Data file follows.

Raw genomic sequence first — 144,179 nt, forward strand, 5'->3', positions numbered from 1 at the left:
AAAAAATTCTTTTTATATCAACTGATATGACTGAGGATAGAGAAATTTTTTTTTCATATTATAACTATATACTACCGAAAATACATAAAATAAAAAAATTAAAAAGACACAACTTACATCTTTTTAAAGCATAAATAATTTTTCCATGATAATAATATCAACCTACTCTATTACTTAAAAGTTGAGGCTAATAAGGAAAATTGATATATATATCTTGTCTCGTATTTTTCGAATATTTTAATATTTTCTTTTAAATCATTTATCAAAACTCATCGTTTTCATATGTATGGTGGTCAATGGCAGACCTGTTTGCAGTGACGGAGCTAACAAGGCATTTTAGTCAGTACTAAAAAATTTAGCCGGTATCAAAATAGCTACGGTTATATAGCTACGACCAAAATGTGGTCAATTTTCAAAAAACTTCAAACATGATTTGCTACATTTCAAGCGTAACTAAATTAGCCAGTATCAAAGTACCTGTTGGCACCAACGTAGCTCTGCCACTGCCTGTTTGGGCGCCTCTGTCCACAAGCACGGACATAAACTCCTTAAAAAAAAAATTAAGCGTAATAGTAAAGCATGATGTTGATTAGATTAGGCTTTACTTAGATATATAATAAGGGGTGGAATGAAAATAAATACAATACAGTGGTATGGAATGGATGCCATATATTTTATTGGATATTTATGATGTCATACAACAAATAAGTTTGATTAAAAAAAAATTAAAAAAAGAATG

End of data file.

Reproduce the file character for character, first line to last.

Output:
Raw genomic sequence first — 144,179 nt, forward strand, 5'->3', positions numbered from 1 at the left:
AAAAAATTCTTTTTATATCAACTGATATGACTGAGGATAGAGAAATTTTTTTTTCATATTATAACTATATACTACCGAAAATACATAAAATAAAAAAATTAAAAAGACACAACTTACATCTTTTTAAAGCATAAATAATTTTTCCATGATAATAATATCAACCTACTCTATTACTTAAAAGTTGAGGCTAATAAGGAAAATTGATATATATATCTTGTCTCGTATTTTTCGAATATTTTAATATTTTCTTTTAAATCATTTATCAAAACTCATCGTTTTCATATGTATGGTGGTCAATGGCAGACCTGTTTGCAGTGACGGAGCTAACAAGGCATTTTAGTCAGTACTAAAAAATTTAGCCGGTATCAAAATAGCTACGGTTATATAGCTACGACCAAAATGTGGTCAATTTTCAAAAAACTTCAAACATGATTTGCTACATTTCAAGCGTAACTAAATTAGCCAGTATCAAAGTACCTGTTGGCACCAACGTAGCTCTGCCACTGCCTGTTTGGGCGCCTCTGTCCACAAGCACGGACATAAACTCCTTAAAAAAAAAATTAAGCGTAATAGTAAAGCATGATGTTGATTAGATTAGGCTTTACTTAGATATATAATAAGGGGTGGAATGAAAATAAATACAATACAGTGGTATGGAATGGATGCCATATATTTTATTGGATATTTATGATGTCATACAACAAATAAGTTTGATTAAAAAAAAATTAAAAAAAGAATG